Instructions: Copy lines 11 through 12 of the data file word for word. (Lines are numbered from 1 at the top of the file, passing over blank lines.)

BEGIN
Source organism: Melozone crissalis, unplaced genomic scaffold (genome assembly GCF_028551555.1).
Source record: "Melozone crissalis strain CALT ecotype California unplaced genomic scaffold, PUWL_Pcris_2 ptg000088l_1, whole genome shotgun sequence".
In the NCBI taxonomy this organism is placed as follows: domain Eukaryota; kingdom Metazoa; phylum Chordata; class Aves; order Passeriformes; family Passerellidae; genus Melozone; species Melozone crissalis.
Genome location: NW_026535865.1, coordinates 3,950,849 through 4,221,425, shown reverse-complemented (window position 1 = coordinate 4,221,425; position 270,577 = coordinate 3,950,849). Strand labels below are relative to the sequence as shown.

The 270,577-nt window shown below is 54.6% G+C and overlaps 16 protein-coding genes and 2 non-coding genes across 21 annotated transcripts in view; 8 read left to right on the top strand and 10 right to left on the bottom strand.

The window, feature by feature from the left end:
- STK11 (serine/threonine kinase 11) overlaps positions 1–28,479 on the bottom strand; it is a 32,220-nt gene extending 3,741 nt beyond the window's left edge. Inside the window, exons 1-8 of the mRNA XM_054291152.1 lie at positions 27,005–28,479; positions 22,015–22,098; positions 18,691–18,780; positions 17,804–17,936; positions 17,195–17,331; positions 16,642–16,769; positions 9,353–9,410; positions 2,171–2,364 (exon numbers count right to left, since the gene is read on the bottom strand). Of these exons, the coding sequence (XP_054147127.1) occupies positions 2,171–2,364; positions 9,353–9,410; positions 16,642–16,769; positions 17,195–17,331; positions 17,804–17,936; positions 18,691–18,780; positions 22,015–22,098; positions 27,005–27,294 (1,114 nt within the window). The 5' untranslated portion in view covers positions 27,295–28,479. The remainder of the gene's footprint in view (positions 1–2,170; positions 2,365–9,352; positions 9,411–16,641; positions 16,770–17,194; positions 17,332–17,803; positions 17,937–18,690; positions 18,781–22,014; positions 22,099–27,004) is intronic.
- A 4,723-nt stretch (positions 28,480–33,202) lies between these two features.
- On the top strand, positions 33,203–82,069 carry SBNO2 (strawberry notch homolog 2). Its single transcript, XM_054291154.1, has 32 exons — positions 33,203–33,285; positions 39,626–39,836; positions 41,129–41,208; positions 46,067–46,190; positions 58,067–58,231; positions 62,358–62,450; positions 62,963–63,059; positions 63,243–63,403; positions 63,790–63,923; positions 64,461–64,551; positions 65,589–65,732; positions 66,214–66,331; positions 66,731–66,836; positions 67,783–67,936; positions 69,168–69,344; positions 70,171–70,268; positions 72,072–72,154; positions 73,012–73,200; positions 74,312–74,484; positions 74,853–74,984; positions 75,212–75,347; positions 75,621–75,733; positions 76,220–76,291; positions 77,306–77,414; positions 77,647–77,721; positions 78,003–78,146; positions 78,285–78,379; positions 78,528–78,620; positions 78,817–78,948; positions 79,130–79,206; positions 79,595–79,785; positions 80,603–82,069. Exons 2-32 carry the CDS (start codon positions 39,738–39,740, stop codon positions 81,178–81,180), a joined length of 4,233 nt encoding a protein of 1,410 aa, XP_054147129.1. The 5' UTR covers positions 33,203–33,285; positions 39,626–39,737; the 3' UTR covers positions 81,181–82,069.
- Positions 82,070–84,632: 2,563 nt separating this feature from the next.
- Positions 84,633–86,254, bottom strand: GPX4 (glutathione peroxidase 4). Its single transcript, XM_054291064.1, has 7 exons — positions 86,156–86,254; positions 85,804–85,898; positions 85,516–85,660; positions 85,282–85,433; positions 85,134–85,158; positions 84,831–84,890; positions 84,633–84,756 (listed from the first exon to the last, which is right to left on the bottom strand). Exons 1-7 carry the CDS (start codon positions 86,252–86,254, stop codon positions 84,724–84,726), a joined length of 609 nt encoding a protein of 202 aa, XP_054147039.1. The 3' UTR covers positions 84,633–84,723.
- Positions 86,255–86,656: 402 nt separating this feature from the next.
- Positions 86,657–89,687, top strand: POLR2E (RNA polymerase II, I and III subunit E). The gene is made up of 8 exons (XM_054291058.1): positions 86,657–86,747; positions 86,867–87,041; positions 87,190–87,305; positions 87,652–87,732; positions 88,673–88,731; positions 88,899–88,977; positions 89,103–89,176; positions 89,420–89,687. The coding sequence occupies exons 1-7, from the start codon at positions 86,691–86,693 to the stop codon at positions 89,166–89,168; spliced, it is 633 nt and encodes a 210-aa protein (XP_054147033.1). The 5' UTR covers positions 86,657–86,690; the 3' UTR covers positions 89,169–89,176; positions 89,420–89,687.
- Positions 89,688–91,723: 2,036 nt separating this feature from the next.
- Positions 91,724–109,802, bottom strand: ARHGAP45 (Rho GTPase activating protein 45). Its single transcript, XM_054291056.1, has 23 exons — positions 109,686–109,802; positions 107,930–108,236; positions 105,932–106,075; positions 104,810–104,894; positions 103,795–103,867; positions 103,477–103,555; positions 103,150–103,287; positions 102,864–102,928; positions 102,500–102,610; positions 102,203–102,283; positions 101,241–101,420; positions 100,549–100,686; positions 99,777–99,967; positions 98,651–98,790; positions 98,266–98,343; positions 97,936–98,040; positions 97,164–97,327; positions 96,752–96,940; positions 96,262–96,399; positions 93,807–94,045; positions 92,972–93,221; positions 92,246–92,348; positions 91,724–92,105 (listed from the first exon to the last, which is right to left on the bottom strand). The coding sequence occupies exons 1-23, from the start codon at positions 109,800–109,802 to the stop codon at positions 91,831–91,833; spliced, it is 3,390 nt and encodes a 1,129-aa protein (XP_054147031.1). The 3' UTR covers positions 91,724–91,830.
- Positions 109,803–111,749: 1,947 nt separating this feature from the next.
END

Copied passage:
- Positions 84,633–86,254, bottom strand: GPX4 (glutathione peroxidase 4). Its single transcript, XM_054291064.1, has 7 exons — positions 86,156–86,254; positions 85,804–85,898; positions 85,516–85,660; positions 85,282–85,433; positions 85,134–85,158; positions 84,831–84,890; positions 84,633–84,756 (listed from the first exon to the last, which is right to left on the bottom strand). Exons 1-7 carry the CDS (start codon positions 86,252–86,254, stop codon positions 84,724–84,726), a joined length of 609 nt encoding a protein of 202 aa, XP_054147039.1. The 3' UTR covers positions 84,633–84,723.
- Positions 86,255–86,656: 402 nt separating this feature from the next.